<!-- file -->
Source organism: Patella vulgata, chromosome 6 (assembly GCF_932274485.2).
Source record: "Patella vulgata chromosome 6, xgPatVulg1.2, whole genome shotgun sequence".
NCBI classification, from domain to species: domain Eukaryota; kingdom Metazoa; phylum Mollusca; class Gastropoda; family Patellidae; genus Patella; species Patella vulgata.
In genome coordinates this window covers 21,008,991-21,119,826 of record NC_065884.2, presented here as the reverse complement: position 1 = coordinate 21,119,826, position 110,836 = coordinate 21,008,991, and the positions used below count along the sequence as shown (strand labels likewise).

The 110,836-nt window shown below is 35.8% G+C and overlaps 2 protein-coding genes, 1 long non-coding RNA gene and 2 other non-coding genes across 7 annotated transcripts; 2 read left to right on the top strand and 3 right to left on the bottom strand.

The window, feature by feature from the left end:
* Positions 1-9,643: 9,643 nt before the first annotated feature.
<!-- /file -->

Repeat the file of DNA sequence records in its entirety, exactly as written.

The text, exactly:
Source organism: Patella vulgata, chromosome 6 (assembly GCF_932274485.2).
Source record: "Patella vulgata chromosome 6, xgPatVulg1.2, whole genome shotgun sequence".
NCBI classification, from domain to species: domain Eukaryota; kingdom Metazoa; phylum Mollusca; class Gastropoda; family Patellidae; genus Patella; species Patella vulgata.
In genome coordinates this window covers 21,008,991-21,119,826 of record NC_065884.2, presented here as the reverse complement: position 1 = coordinate 21,119,826, position 110,836 = coordinate 21,008,991, and the positions used below count along the sequence as shown (strand labels likewise).

The 110,836-nt window shown below is 35.8% G+C and overlaps 2 protein-coding genes, 1 long non-coding RNA gene and 2 other non-coding genes across 7 annotated transcripts; 2 read left to right on the top strand and 3 right to left on the bottom strand.

The window, feature by feature from the left end:
* Positions 1-9,643: 9,643 nt before the first annotated feature.